Death At Seaby Eric Dorn Brose
If Graf Spee fled the Far East, however, attractive options beckoned. By sailing into the
Death at Sea is the story of Graf Maximilian von Spee, commander of the German squadron in China at the outbreak of World War One. His was a powerful flotilla, but not powerful enough to remain in Asia, where the ships of Britain, France, Russia, and Japan could destroy him.
If Graf Spee fled the Far East, however, attractive options beckoned. By sailing into the heart of the British Empire surrounding the Indian Ocean he could disrupt commerce and troop movements and perhaps spark rebellion in India. But if he sailed east across the Pacific and into the Atlantic, all the way around the world to Germany to reinforce the home fleet, together they represented a significant threat to the British navy. It all depended on what he decided to do. To a significant extent the outcome of World War One also depended on what he decided to do.
Death at Sea is the novelistic history of what happened to Graf Spee's squadron and the ships that Britain deployed in an anxiety-charged effort to eliminate the menacing German threat. Opposing naval tactics and gunnery skills combined with the "fog of war," questionable leadership, and fatalistic personalities on both sides to determine the outcome.
The author is professor of history at Drexel University in Philadelphia. His previous seven books include A History of the Great War (Oxford University Press, 2009), A History of Europe in the Twentieth Century (Oxford University Press, 2004), and The Kaiser's Army (Oxford University Press, 2001).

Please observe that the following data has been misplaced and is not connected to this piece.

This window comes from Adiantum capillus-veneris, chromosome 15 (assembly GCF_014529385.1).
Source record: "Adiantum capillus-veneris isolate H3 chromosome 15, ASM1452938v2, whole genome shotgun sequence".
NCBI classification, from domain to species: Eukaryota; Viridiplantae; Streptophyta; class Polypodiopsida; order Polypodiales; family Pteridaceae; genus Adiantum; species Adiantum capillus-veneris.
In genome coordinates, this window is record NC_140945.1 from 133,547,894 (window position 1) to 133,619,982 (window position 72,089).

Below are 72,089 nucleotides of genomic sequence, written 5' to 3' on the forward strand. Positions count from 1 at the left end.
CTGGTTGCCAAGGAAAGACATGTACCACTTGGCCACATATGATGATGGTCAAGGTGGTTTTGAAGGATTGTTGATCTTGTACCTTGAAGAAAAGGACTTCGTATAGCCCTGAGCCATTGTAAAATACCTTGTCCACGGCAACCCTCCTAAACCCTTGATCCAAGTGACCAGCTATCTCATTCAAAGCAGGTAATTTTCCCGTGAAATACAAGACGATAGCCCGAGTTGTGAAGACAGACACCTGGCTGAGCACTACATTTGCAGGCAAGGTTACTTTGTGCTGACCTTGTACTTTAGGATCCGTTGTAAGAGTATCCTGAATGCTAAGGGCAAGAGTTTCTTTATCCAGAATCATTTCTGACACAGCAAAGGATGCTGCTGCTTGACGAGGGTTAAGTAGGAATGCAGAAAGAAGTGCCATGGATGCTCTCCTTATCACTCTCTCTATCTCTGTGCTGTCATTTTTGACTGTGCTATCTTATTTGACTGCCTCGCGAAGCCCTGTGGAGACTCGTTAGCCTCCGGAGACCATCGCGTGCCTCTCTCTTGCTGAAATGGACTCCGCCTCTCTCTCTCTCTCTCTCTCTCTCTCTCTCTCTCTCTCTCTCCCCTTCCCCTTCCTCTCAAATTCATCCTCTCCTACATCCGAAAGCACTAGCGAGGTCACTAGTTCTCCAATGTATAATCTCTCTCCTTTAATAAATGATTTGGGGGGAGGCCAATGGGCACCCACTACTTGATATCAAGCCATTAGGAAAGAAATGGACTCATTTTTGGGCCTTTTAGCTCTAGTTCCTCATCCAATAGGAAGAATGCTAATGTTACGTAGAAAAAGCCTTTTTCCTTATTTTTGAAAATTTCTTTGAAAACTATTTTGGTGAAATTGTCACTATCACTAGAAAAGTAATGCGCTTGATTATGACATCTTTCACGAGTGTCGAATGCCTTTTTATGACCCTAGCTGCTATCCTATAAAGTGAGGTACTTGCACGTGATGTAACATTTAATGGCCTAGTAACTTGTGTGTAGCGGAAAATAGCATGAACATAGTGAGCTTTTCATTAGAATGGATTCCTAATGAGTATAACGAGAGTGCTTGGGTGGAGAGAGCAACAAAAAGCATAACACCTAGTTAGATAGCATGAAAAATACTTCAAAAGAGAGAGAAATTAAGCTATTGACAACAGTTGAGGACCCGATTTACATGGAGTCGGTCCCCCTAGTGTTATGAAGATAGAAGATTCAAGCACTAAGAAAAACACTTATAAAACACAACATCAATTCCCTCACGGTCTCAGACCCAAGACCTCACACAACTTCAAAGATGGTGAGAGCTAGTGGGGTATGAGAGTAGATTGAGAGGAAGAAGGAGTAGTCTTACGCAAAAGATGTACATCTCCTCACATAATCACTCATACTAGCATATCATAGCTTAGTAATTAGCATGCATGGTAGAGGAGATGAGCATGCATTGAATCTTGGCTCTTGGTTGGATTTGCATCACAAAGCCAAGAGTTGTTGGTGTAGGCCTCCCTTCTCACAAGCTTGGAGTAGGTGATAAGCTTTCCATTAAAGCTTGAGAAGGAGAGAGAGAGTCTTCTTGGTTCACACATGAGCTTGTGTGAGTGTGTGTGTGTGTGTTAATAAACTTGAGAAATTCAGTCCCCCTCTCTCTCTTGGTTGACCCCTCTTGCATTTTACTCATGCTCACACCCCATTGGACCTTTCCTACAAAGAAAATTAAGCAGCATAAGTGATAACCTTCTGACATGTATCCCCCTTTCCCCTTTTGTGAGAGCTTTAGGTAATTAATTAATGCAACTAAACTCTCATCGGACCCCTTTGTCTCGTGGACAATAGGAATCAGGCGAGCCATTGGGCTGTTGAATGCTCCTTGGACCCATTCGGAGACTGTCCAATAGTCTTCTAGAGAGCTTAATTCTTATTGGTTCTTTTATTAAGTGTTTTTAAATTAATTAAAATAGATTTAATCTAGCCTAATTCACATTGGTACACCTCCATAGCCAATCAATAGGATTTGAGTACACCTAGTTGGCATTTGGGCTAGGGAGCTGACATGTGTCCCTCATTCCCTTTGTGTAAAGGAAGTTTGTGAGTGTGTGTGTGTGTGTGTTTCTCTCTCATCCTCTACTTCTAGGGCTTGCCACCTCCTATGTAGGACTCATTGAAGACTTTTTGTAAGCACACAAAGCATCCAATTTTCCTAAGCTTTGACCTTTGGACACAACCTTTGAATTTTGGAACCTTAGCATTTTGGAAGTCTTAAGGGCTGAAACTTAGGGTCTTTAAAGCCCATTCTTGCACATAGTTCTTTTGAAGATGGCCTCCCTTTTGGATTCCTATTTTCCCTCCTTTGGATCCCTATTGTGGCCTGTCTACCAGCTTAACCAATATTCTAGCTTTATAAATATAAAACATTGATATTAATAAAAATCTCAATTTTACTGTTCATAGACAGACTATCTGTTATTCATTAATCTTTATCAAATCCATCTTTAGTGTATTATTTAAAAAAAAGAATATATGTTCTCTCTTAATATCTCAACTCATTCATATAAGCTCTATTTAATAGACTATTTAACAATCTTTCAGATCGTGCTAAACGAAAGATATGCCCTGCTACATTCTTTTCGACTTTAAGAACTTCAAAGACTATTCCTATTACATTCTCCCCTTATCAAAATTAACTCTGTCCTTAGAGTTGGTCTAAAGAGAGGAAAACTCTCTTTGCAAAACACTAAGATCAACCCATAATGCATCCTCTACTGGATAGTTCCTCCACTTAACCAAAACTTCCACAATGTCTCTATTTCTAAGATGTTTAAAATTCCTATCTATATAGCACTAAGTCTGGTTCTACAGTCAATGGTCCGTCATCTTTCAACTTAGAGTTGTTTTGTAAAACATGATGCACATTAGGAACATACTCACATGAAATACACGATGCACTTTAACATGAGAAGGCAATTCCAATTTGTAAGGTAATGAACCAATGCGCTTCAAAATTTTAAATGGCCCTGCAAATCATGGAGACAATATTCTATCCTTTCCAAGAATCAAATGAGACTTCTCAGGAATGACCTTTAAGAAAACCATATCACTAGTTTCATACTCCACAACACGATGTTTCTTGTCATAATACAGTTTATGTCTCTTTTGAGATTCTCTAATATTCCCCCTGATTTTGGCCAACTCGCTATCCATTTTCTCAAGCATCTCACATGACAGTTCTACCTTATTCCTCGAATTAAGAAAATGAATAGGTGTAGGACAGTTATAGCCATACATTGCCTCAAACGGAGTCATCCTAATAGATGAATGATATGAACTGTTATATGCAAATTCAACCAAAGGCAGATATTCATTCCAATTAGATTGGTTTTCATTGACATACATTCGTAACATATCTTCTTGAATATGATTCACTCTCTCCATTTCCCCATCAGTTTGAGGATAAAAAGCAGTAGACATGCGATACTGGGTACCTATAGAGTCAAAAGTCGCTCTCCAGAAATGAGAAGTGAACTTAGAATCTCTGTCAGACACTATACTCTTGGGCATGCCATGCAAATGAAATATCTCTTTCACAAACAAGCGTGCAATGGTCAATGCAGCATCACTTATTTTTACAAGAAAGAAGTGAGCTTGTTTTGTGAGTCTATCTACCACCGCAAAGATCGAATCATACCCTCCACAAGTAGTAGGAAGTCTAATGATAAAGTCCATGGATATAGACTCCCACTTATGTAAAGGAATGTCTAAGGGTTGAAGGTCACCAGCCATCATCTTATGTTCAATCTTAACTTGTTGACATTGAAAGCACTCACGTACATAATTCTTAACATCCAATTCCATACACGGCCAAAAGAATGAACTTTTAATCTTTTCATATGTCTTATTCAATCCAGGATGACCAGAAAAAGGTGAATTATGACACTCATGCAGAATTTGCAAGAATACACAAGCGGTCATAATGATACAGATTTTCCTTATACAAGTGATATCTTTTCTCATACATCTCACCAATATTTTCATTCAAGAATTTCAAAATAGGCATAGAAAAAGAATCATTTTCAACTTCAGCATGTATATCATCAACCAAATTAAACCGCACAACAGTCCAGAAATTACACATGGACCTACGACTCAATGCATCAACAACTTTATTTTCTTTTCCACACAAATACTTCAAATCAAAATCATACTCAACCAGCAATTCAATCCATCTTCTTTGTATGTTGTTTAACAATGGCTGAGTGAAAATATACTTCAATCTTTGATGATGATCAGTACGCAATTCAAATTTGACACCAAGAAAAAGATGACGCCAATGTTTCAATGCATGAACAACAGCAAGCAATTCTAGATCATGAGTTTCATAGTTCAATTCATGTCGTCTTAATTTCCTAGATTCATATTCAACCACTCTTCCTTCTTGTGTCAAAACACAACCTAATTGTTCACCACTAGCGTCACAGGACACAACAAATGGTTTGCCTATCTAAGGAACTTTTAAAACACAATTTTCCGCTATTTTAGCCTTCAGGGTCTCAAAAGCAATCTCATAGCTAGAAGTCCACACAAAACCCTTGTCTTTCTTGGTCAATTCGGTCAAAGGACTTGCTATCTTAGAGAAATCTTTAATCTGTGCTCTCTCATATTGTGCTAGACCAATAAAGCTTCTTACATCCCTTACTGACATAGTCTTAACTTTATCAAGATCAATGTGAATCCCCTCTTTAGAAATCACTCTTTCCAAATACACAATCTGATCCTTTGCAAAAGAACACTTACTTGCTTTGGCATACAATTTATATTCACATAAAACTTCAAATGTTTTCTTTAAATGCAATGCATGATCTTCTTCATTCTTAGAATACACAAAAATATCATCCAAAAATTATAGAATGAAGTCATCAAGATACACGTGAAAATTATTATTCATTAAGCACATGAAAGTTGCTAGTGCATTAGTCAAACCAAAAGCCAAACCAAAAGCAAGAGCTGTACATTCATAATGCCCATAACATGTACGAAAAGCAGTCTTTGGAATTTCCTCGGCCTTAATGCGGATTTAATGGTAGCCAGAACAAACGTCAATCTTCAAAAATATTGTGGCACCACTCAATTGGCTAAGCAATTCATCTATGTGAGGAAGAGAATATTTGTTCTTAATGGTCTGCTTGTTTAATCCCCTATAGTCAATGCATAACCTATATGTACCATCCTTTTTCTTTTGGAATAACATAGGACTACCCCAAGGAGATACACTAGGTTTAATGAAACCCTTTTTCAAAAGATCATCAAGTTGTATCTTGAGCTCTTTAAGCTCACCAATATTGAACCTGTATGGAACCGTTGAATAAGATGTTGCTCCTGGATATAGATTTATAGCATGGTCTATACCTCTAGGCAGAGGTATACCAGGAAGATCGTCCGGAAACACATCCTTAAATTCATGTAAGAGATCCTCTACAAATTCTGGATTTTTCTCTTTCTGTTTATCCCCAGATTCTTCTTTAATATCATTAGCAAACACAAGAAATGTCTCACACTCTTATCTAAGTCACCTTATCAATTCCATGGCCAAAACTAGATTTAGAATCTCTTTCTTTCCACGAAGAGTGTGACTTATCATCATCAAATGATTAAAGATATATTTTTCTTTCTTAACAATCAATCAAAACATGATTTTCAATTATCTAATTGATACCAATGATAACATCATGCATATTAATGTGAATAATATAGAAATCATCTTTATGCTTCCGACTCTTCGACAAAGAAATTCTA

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A must read for World War I and naval warfare aficionados, Death at Sea: Graf Spee and the Flight of the German East Asiatic Squadron in 1914 by Eric Dorn Brose, is a story narrating the tragedies of war. The most fascinating aspect of the book is that it exhibits the texture of a novel amidst dense descriptions of historical events-compiled primarily from historical accounts of survivors and other primary sources. Death at Sea, through its use of English and German perspectives, as well as through the unbiased main narrator, strives to tell an authentic story of the fate of these soldiers. Death at Sea is intriguing primarily because of the sensitivity with which the narrator intertwines both the German and English points of view. The book opens in 1917-the aftermath of World War I-with one German narrator, and then flashes back to 1914 with another German narrator. Brose, the main narrator, chimes in with argumentation and analysis that only a historian can provide. He expertly demonstrates to the reader that the flight of the squadron was not a mere afterthought of WWI; instead, it was a critical point in the war. Essentially, this text stresses the destruction and havoc that can be wreaked as a result of faulty leadership at the forefront. For a better appreciation this work, it is extremely important to understand that the outcome of any war is predicated on a multitude of complex elements. As a result, even the most inconsequential decision made in haste could change the delicate balance of a war, and thus its outcome. The main character in this story, aside from the squadron itself, is the leader, Graf Maximilian von Spee, commander of the German East Asiatic naval Squadron based in Tsingtao, China. What many people don't realize, Brose proposes, is that the outcome of World War I was largely dependent on whether Spee decided to sail the long distance back to Germany and attack the British navy, or to disrupt British troops and the state of commerce in the Indian Ocean. For the readers, the outcome of Death at Sea is the recognition of how catastrophic war is. There is a strong element of trust in the narrator, and thus the author, because of its keen attention to detail and effort to include factual dialogue. Ultimately, Brose successfully portrays the Germans and English in a sympathetic light, setting the stage for full-on bloodshed through the inevitable horrors of war.